Apricot Jam
Plum Jam

In my own personal opinion, there is nothing more satifying than making your own jam. Not only does it make you a self sufficient and domesticated genius, it helps for when the dosh is low to make perfect gifts, in my case Christmas presents.

I warned everyone in advance that they were getting jam for Christmas, and since I'm not new to jam making and my jam generally turns out well, they all seemed quite happy.
Don't get me wrong though, I have definitely had my badjam days. I took me a while to realise it, but scaling down when it comes to jams doesn't work, more often than not, you end up with fruit flavoured caramel which sticks itself to the jar, and point blank refuses to come out.
Chewy jam doesnt really make it to the top of most people Christmas lists.

But here are some of my tried and tested jam recipes, lovingly copied from a very old cook book.

Jams are originally the result of a glut of fruit left over from harvest time. Since it was such a waste of glorious ripe fruit to throw it away, some genius invented preservation with sugar, thereby creating jams, jellies and preserves. Nowadays jam made commercially contains more than just fruit and sugar. Additional Pectin, which is naturally found in some fruits, and gums such as guar and xantham are added to thicken and set jams, especially with fruit low in their own natural pectin and dried fruits.

Walking in to Fruit and Veg this week I was overwhelmed by the ambrosial smell of ripe apricots, peaches and Nectarines.
For the full flavour and because they are in their best season now, I used dark purple plums and rosy apricots for my two jams.

Jam is always at its best when using fresh and ripe fruit, but I throw in 1 or 2 unripe fruits for added pectin, and to add a tang to very sweet fruit jams.
You are more than welcome to use what fruit you please, but note that you will need to test their pectin before working out their ratio of sugar to fruit.

Both recipes are identical,
so there is no need for me to post two recipes.

Rich ripe Apricot or purple Plum jam
makes 4 (large) jars of jam 

1.5kg of ripe fruit, with a few unripe ones.
1.5kg of granulated sugar
10 Tbsp water (only for plum jam)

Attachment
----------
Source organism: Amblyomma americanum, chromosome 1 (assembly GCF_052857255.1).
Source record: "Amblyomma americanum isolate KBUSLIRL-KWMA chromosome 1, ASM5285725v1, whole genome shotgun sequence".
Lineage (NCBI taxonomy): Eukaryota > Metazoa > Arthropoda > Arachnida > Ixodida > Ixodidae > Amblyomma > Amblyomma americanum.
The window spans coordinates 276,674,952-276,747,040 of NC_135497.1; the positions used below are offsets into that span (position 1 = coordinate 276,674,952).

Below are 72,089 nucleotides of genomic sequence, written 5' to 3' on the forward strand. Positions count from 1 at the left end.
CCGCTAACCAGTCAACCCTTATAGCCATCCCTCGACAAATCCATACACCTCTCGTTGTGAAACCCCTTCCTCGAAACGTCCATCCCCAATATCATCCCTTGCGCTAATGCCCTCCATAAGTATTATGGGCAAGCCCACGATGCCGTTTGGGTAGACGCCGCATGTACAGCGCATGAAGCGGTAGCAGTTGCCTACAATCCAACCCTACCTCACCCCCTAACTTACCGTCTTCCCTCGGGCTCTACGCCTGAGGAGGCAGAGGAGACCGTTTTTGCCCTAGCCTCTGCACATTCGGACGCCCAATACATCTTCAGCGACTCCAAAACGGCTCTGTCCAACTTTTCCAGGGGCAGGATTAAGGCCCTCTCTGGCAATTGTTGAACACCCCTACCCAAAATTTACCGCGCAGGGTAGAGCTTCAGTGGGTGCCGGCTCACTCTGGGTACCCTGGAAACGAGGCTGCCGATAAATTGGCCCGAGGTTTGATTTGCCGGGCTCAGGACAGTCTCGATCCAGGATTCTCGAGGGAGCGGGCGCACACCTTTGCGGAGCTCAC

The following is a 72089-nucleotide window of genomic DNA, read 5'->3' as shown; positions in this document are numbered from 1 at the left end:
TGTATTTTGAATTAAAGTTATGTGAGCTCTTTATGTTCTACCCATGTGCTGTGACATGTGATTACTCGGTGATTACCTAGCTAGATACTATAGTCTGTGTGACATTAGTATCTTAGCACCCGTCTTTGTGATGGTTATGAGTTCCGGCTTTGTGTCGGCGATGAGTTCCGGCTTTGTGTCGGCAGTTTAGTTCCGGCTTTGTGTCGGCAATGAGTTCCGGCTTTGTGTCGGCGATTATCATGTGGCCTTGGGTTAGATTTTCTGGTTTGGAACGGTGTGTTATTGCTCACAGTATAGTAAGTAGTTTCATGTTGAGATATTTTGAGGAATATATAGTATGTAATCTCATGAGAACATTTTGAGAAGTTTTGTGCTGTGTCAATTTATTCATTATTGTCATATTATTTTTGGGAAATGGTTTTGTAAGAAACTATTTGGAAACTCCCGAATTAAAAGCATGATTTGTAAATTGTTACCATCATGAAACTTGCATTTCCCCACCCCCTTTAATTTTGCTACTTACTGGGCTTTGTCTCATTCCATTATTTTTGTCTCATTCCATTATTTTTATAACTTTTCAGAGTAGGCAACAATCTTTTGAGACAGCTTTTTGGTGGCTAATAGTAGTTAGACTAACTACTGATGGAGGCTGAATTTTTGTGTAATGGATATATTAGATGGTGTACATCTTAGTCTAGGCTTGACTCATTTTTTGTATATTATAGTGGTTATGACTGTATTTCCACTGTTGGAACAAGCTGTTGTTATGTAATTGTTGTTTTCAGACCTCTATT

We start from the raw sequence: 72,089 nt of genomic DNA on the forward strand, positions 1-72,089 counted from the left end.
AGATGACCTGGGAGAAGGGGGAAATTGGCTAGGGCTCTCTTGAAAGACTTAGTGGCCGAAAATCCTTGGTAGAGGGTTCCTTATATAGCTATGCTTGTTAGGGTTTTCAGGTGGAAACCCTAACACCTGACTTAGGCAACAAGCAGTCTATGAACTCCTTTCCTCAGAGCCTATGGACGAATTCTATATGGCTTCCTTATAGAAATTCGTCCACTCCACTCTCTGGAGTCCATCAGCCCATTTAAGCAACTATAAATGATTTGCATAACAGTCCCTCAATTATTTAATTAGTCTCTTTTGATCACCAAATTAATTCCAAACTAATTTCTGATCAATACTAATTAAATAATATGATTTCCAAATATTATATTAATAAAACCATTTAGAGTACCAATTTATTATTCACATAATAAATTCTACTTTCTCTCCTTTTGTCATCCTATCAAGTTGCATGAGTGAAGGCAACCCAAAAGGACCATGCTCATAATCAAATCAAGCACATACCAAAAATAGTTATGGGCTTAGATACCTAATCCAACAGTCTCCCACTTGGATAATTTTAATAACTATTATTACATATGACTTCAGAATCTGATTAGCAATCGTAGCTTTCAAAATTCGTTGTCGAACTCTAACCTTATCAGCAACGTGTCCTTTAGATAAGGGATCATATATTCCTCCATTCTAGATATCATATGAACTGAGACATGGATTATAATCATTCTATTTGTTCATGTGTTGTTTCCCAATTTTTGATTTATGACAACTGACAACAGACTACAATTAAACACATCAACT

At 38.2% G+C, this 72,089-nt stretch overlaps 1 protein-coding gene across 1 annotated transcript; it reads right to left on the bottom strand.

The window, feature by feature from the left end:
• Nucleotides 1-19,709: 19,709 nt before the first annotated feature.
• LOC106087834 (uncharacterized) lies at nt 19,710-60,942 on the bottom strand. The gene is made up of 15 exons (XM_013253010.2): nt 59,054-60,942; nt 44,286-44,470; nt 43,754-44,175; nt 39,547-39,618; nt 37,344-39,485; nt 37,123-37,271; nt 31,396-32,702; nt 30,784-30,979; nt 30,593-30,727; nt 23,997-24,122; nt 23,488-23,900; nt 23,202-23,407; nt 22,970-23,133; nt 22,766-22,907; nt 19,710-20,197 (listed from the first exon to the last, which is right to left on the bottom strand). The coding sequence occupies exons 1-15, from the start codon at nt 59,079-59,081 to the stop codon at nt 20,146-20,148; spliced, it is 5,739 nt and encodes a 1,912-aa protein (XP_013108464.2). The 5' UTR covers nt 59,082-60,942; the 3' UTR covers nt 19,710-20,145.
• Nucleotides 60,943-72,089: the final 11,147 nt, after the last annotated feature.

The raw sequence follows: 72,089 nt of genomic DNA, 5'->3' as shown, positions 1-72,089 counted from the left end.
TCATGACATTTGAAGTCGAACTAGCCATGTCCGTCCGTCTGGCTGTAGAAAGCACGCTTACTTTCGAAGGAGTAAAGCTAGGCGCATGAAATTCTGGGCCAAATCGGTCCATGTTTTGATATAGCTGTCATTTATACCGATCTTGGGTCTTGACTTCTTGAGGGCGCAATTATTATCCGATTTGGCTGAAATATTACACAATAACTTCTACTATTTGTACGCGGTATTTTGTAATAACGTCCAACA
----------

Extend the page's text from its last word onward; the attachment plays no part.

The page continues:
Quarter the fruit, and add to a large pot (including the pips).
Add the water to the plums, but not the apricots.
Cook for 5 to 10 minutes until soft.

Here you can choose to cook the fruit until mushy, to get a smooth jam, or leave slightly uncooked to get jam with chunks of fruit in it.

Add the sugar, stirring well to prevent boiling before all sugar crystals have dissolved.

When all sugar is dissolved, bring to the boil and cook until gelling stage has been reached, this can be anything from 10 to 20 minutes of boiling. While the jam is boiling, the pips will rise to the surface, scoop them out and throw away, as the pectin needed will already have been drawn out.

Boil or heat your jam jars and lids in the oven to sterilize and prevent cracking the jars when adding the hot jam.

*I like to cook over a medium heat for slightly longer to prevent discoloring and burning the jam.*

In the first few minutes of boiling, fluff will rise to the surface of the jam, this is impurities from the fruit, that must be skimmed off and removed to achieve a clear jam.

Fill a flat saucer with cold water. When the jam falls off the stirring spoon in small globules, spoon a small amount of jam into the saucer. If it falls and holds a circle it is almost done, if when cooled, the jam wrinkles across its surface when a finger is pushed through it is ready.

*I cook my jam to just before it wrinkles and this gives me a spreadable and slightly softer set jam..*

Pour into hot jars and seal with the lids.


  1. And I always say nothing more satisfying than making a fresh loaf of bread... We are a match!!!

    your little jars are very pretty. Wonderful post (but for me... just too dang hot to think about making jam... give me a month or two)

  2. It is tricky tho, as in summer our fruit is at its best and sun ripened. I just keep all the windows and doors open.